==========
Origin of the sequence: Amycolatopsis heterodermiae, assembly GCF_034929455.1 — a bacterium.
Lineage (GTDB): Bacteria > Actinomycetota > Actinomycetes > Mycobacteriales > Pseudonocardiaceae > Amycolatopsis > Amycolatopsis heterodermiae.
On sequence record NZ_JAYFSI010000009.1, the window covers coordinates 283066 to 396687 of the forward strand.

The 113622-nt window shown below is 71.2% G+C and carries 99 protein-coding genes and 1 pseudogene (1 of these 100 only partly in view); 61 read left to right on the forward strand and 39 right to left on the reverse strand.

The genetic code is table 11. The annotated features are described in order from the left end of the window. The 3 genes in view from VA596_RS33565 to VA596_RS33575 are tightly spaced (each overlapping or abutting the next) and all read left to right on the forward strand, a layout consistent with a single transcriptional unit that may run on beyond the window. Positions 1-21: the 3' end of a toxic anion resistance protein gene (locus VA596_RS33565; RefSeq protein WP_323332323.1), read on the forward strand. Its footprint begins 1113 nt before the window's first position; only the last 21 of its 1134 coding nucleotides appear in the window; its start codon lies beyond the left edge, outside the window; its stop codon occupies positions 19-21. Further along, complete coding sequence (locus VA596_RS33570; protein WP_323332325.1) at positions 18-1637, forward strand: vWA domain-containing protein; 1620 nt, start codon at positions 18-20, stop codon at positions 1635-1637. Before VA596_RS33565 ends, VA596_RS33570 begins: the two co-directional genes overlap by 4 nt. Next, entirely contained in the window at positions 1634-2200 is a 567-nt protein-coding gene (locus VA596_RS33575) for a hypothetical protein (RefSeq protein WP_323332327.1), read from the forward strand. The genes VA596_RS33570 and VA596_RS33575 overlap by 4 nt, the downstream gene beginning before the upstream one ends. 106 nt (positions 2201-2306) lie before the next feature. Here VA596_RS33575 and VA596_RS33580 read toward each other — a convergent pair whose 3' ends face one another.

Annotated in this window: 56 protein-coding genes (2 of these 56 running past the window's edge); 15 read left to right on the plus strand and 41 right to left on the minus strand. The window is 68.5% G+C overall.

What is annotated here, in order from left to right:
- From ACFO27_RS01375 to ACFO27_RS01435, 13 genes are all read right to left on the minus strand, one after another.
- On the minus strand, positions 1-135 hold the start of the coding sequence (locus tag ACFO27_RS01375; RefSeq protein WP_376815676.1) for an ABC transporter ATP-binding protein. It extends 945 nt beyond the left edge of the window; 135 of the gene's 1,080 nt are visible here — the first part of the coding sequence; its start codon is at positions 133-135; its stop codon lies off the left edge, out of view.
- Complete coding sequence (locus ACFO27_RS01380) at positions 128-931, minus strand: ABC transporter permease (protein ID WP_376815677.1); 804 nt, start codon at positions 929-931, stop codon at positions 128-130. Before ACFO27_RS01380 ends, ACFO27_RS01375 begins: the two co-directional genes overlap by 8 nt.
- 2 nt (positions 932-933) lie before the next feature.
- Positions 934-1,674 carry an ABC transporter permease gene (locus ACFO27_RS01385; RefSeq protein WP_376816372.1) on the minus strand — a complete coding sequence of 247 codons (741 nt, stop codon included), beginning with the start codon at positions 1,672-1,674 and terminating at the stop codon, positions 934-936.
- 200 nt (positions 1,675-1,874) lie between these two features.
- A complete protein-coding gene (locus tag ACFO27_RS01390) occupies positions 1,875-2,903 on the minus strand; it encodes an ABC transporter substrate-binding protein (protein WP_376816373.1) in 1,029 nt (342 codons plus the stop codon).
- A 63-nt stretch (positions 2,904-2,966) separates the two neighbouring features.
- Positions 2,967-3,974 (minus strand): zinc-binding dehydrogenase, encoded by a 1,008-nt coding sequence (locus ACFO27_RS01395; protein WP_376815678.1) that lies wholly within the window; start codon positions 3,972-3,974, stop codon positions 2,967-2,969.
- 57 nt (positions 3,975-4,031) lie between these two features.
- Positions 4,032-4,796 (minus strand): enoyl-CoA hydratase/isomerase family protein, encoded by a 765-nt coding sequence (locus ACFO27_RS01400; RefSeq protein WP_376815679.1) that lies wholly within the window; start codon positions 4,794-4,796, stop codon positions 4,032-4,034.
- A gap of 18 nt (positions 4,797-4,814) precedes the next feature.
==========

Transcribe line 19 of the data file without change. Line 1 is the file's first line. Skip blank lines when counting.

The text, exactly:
- A gap of 18 nt (positions 4,797-4,814) precedes the next feature.